On 24 Apr 2013 at 4:56pm Lewes Loser wrote:
thank you for the positive responses
On 24 Apr 2013 at 5:25pm Compass wrote:
Lewes Loser, I would really consider doing some research on Aspergers Syndrome . If after doing this you find there are similarities between what you experience and what people with Aspergers experience on a day to day basis then I may be able to give you further advice on how to access support. Please post again.
On 24 Apr 2013 at 6:59pm I'm a sufferer too wrote:
Hi Lewes you're not a loser. I have had exactly the same thoughts since mid primary school. I find life so tough sometimes, it seems hard to carry on. However, I started CBT - cognitive behavioural therapy - after years of councelling and it has made a huge difference to me personally. I honestly believe it's the best way forward. You can even do it over the phone initially if this is more suitable for you. You're not alone - in fact it's very common - but press your GP to get this excellent treatment because mental health issues in East Sussex are seriously underfunded. Good luck to the new you.......
On 24 Apr 2013 at 8:38pm Jane S wrote:
"I'm a sufferer too" is absolutely right - you can get really good, personalised counselling over the phone via the NHS, including cognitive behavioural therapy: ask your GP about Health In Mind. A close relation used it and now feels that he has the tools he needs to understand his feelings and to deal with them.
Me, if I start worry-worrying, I ask myself 'What's the very WORST thing that would happen if x didn't work out/ happened/ failed?' Then you can see the worst and get it a bit into proportion. Worth a try.
Very best of luck. There is real help out there, and as the people in this thread say, you're not alone.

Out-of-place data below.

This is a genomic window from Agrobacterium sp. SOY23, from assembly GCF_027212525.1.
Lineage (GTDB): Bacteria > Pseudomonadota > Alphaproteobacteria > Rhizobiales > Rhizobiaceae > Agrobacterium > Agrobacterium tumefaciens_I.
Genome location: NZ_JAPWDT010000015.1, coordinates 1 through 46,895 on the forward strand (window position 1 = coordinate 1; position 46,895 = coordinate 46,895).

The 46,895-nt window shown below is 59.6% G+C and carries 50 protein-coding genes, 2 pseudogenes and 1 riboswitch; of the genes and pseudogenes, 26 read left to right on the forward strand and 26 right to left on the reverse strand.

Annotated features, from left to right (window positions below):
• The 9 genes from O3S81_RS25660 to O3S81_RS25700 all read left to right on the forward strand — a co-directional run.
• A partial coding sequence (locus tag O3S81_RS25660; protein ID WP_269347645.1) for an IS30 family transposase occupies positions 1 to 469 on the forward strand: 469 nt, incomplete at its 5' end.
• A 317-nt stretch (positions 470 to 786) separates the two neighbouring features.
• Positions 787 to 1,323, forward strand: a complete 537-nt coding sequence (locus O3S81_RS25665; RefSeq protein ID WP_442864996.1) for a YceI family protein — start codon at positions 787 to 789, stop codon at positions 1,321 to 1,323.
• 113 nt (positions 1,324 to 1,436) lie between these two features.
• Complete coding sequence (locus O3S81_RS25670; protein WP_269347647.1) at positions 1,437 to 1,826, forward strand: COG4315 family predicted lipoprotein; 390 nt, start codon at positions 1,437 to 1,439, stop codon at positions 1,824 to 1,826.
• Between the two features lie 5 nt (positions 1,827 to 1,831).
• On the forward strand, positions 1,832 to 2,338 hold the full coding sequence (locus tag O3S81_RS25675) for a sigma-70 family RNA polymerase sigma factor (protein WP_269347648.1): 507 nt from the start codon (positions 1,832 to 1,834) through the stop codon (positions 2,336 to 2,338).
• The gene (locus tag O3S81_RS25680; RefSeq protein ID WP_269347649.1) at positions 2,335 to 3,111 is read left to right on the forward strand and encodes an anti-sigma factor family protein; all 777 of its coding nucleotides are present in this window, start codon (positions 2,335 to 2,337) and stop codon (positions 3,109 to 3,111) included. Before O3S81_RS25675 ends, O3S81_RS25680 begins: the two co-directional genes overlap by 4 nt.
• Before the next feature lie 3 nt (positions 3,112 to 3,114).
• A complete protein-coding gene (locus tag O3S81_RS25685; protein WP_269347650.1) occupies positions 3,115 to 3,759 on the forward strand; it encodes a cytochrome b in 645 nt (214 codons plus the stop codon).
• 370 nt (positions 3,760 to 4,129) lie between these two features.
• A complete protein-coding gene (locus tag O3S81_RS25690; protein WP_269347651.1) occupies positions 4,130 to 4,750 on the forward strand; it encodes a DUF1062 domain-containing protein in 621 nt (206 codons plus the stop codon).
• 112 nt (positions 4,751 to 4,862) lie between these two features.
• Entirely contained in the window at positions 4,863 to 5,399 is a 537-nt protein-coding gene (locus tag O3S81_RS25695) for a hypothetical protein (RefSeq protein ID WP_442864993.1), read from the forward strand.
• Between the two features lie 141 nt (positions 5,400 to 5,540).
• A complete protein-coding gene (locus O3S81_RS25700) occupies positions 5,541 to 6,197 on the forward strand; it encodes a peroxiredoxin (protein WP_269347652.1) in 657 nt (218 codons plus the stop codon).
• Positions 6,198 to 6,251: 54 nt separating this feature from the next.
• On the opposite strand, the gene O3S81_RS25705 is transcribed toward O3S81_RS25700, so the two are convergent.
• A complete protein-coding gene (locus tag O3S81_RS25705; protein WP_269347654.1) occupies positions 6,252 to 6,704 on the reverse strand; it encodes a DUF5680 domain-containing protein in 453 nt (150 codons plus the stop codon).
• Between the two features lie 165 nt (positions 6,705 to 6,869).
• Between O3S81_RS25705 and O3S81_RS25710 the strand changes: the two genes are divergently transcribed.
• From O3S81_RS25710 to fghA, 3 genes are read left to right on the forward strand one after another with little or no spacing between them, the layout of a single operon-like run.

On 24 Apr 2013 at 10:15pm havenrook wrote:
Seems like going to a soft primary school and sucking your mothers teat for too long have made too many of the 40 plus generation locally wimpy.
On 25 Apr 2013 at 12:26am I'm a sufferer too wrote:
havenrook you sad troll, please leave this thread alone. I for one am no "softy" - in fact I struggle to contain my aggression at times - so don't get too confused.
On 25 Apr 2013 at 8:41am Not my real name wrote:
The lack of empathy shown by Havenrook could well be indicative of some significant psychological problems, we should treat them as gently as those who explicitly state their issues.
On 25 Apr 2013 at 9:18am jrsussex wrote:
Compass - I have a grandson in his 20's diagnosed with Aspergers Syndrome in the 90's and whilst he has had a pretty tough life, in particular his senior school years. I don't recognise the matters mentioned in the original post by Lewes Loser as being relevant to the condition. Other than his school years, which he toughed out never missing one single day at the senior school despite being constantly bullied, he has just accepted that he is different and got on with his life. He left school with 10 GCSE's (5 A's) then went to Plumpton College on a 2yr course and came out of that with top honours. Understandably the family are very proud of him